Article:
Deadly Deer (5)

There are apparently 75,000 collisions between cars and deer every year in the UK. This results in 450 injuries and, the latest figures allege, as many as twenty fatalities, both drivers and passengers.
It is not surprising that these traumatic events are so frequent. The United Kingdom has more than two million deer. This represents the highest total since Saxon times:

-fallow-deer-stag-herdxxxxxxxxxxxxxx

A few years ago, there was even a muntjac deer in our staff car park, right in the middle of Nottingham:

8507_Muntjacxxxxxxxxxxxxxxxxxxxxxxxx

With over-browsing, deer cause enormous damage to our woodlands, and especially the birds who breed there. Too often deer consume the low vegetation which hides their nests and in general, they have a hugely negative effect on trees, shrubs, plants and flowers. This circular destruction of the bark will kill the tree:

deer-damage

Recently a group of scientists suggested that half of England’s deer should be shot to help preserve our woodland landscape. Several species are actually foreign immigrants to our countryside, namely muntjac and Chinese water deer:

Chinese_water_deer_

Another introduced species are Sika , which manage to get absolutely everywhere:

Sikadeer

Overall, this enormous population of deer causes around £4.5m worth of damage to plantations and woods in Scotland alone. In England, it is not so much the trees which suffer, as the cereal crops, mainly in east and south-west England, where deer cause £4.3m worth of financial loss annually.
I can’t find out the overall cost of deer culling but I suspect, given our successive governments’ ability to spend other people’s money, it will be approximately £14.76 squillion pounds per year.
So let’s do it for free. Here in Nottinghamshire, let’s encourage petty criminals to clear off out of the city and live in groups in the forest, armed only with bows and arrows. They could wear green for camouflage and shoot the King’s deer on a regular basis.  And on Bank Holidays why not have great big barbecues for everybody to go to ?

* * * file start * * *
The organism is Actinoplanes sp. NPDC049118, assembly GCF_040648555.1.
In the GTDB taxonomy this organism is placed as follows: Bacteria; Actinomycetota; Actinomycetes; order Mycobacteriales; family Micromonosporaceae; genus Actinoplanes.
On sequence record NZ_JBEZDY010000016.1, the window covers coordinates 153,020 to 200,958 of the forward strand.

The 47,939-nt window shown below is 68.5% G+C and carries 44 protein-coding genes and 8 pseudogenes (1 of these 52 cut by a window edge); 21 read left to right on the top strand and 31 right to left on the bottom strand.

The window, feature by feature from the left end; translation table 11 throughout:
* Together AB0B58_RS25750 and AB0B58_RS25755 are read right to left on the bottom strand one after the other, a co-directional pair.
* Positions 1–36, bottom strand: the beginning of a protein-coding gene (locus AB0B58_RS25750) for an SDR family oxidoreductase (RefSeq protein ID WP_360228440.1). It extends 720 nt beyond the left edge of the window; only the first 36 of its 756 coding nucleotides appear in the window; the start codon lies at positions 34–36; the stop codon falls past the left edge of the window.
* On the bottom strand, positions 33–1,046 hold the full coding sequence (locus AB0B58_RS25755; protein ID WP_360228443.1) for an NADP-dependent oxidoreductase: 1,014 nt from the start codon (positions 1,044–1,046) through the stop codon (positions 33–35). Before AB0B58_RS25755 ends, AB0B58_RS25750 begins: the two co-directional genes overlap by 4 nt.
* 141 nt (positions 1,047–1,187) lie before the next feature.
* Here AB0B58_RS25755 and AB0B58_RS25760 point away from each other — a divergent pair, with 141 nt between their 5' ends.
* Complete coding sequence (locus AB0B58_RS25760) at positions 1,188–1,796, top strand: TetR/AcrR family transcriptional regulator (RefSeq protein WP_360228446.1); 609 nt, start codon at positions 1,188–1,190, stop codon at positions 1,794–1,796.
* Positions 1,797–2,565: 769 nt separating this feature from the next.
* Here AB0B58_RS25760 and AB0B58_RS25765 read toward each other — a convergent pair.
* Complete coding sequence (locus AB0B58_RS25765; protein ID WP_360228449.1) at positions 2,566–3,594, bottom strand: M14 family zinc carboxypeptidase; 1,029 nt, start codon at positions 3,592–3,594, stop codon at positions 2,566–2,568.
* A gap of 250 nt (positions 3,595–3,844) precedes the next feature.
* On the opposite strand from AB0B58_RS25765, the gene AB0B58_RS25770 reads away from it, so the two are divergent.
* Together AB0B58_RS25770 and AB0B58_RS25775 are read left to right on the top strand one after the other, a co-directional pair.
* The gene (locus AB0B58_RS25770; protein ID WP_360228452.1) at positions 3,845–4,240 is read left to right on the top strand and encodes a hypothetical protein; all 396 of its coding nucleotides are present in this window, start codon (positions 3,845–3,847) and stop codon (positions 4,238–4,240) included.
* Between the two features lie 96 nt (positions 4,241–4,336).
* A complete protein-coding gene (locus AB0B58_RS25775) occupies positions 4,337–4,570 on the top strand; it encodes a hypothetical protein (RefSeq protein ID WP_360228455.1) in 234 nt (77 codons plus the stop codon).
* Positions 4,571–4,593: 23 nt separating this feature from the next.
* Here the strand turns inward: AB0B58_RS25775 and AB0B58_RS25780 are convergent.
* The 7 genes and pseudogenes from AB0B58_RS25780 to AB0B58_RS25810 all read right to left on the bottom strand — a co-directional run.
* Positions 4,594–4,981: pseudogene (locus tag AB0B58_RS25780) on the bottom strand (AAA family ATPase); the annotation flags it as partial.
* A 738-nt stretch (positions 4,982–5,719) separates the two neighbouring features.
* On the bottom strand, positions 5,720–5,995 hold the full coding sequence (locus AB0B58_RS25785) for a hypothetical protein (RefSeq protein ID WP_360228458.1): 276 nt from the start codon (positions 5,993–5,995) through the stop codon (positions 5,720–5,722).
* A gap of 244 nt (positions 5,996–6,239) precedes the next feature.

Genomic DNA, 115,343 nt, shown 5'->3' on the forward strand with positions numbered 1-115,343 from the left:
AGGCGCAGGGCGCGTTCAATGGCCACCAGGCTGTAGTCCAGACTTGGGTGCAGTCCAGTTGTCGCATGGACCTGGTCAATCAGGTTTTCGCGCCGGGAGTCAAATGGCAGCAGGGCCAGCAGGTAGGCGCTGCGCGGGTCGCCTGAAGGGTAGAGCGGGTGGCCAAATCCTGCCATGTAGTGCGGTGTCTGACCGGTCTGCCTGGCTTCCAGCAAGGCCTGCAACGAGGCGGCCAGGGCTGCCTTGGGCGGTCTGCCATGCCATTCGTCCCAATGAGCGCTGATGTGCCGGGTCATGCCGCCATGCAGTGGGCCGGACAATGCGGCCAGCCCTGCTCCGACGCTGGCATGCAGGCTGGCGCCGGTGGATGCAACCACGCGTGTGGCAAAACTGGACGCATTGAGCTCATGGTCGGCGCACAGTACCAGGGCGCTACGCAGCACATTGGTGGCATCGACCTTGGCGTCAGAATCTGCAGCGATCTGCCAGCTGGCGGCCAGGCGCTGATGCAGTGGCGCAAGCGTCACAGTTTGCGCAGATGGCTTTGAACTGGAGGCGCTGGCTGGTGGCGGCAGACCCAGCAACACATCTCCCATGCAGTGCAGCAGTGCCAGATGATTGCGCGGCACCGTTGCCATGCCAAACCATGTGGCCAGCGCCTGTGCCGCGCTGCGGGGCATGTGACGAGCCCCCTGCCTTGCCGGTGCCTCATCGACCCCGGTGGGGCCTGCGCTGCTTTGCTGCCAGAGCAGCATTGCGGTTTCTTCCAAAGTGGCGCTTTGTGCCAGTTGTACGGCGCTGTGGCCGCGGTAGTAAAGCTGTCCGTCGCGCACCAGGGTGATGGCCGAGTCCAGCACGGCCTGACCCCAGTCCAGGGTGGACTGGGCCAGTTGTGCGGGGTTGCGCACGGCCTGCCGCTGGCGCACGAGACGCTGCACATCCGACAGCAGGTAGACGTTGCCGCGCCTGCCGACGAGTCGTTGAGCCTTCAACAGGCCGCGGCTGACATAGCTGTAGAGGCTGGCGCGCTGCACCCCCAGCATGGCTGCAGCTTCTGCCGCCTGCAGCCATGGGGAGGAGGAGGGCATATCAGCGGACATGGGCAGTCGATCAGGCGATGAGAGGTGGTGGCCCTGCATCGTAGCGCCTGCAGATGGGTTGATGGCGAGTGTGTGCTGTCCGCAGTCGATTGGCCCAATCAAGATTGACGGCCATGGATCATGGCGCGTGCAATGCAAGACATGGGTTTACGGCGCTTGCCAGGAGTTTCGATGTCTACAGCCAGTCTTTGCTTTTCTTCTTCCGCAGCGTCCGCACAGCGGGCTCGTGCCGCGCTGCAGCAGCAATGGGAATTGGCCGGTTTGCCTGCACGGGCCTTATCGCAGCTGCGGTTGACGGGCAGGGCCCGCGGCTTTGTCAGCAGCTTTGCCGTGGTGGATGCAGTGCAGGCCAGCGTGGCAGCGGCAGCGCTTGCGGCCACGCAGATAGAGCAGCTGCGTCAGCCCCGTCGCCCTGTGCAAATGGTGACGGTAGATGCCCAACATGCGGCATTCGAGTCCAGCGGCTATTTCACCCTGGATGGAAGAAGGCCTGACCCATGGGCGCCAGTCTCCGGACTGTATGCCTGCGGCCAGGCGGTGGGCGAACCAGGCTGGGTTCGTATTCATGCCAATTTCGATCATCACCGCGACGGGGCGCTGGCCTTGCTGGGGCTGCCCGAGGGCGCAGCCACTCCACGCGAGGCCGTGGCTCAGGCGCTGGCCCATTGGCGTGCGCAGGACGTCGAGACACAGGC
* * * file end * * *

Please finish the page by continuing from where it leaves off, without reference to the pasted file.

robin hood- heroes
And bring back the lynx. We could have every single animal sponsored by the aftershave company. Lynxes are so shy you wouldn’t even notice them in our local woodland.

lynx a

You would obviously notice Brown Bears, but so what? They eat deer by the freezer full. And furthermore, it would make enormous financial sense to have a great big bear eating the contents of all the rubbish bins in our country parks, rather than buying gigantic expensive specialised vehicles and paying humans to empty them.

image_encounters

And think of America itself. What do they have in the woods that eats deer? I’ll give you a clue. It’s totally nocturnal. It’s very shy, especially given the fact that it’s nine feet tall. You would never see them and when you did nobody would believe you. All you’d see would be a gradual diminution in the deer population.

.
If that’s a step (or should I say, a Big Foot) too far, then let’s look back a little in time to the Middle Ages.
As recently as 1433, Sir Robert Plumpton was granted a piece of land in Nottingham by King Henry VI (Parts 1-3) if he could manage to blow his horn and thereby frighten and chase away all the wolves in Sherwood Forest. The piece of land he held in Nottingham was called “Wolf Hunt Land” (The clue’s in the name). In this way Sir Robert probably helped the wolf towards its eventual extinction which occurred, supposedly, during the reign of Henry VII (or Henry VI Part Four, as he was occasionally called).
At this time, back in early fifteenth century, wolves were limited to just a few areas, anyway. Some forests in Lancashire such as Bowland, the Derbyshire Peak District and the Yorkshire Wolds.
So let’s reintroduce them now. Two million deer to cull. Let Wolfy have a go. We know that they are harmless. Two deaths in North America in 129 years? Negligible!! They’d take care of the deer problem for us:

wolf pack one

And what better sight than watching a pack of wolves  chase down a mountain bike rider over the romantic fells of the Lake District?

wolf baby

Or another pack pursuing quad bike riders in the New Forest? Perhaps a whole wolf family practicing their hunting techniques on somebody else’s badly behaved and loud mouthed kids.

eyes wolf
What’s not to like?

Just watch this video, which comes, literally, from the “HeartOfTheWilderness”:

Or if you are a child, why don’t you let the Smithsonian Channel teach you to howl like a wolf? Ideal for relieving the monotony of those tedious car drives to school. Better even than the counting songs from French lessons:

 

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23 Comments

Filed under History, Humour, Politics, Science, Wildlife and Nature

23 responses to “Deadly Deer (5)

  1. Strangely enough, John, I’ve just photographed some basking dear. From the ears and your picture above, I think they must be muntjacs.

    • The thing about muntjacs is that they are small. When my birdwatching friends and I went to Berkshire once and saw them for the first time, we all thought that some dog walker had lost their golden retrievers, because all we could see were their tawny coloured backs in the long grass. There are certainly enough muntjacs around though, Derrick, for you to have seen some.